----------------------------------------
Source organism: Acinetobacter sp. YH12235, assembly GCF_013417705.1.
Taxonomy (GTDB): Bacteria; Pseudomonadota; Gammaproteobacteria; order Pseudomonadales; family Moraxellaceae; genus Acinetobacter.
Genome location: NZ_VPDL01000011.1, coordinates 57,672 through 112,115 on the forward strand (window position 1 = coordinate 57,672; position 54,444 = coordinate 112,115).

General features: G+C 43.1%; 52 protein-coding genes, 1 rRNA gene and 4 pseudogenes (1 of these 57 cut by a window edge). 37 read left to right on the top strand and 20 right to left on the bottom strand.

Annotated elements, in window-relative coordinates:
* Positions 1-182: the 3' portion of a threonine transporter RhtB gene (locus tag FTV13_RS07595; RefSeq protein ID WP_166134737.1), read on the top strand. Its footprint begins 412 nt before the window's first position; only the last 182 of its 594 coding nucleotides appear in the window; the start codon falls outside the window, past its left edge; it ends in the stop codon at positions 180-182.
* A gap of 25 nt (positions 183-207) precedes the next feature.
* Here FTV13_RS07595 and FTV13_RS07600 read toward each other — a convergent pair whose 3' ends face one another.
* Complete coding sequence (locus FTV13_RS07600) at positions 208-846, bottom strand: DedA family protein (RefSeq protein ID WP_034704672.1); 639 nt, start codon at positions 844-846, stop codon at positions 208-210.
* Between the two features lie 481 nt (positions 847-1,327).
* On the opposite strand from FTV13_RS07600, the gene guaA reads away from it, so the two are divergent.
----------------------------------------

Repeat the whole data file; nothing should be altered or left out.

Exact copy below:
Source organism: Acinetobacter sp. YH12235, assembly GCF_013417705.1.
Taxonomy (GTDB): Bacteria; Pseudomonadota; Gammaproteobacteria; order Pseudomonadales; family Moraxellaceae; genus Acinetobacter.
Genome location: NZ_VPDL01000011.1, coordinates 57,672 through 112,115 on the forward strand (window position 1 = coordinate 57,672; position 54,444 = coordinate 112,115).

General features: G+C 43.1%; 52 protein-coding genes, 1 rRNA gene and 4 pseudogenes (1 of these 57 cut by a window edge). 37 read left to right on the top strand and 20 right to left on the bottom strand.

Annotated elements, in window-relative coordinates:
* Positions 1-182: the 3' portion of a threonine transporter RhtB gene (locus tag FTV13_RS07595; RefSeq protein ID WP_166134737.1), read on the top strand. Its footprint begins 412 nt before the window's first position; only the last 182 of its 594 coding nucleotides appear in the window; the start codon falls outside the window, past its left edge; it ends in the stop codon at positions 180-182.
* A gap of 25 nt (positions 183-207) precedes the next feature.
* Here FTV13_RS07595 and FTV13_RS07600 read toward each other — a convergent pair whose 3' ends face one another.
* Complete coding sequence (locus FTV13_RS07600) at positions 208-846, bottom strand: DedA family protein (RefSeq protein ID WP_034704672.1); 639 nt, start codon at positions 844-846, stop codon at positions 208-210.
* Between the two features lie 481 nt (positions 847-1,327).
* On the opposite strand from FTV13_RS07600, the gene guaA reads away from it, so the two are divergent.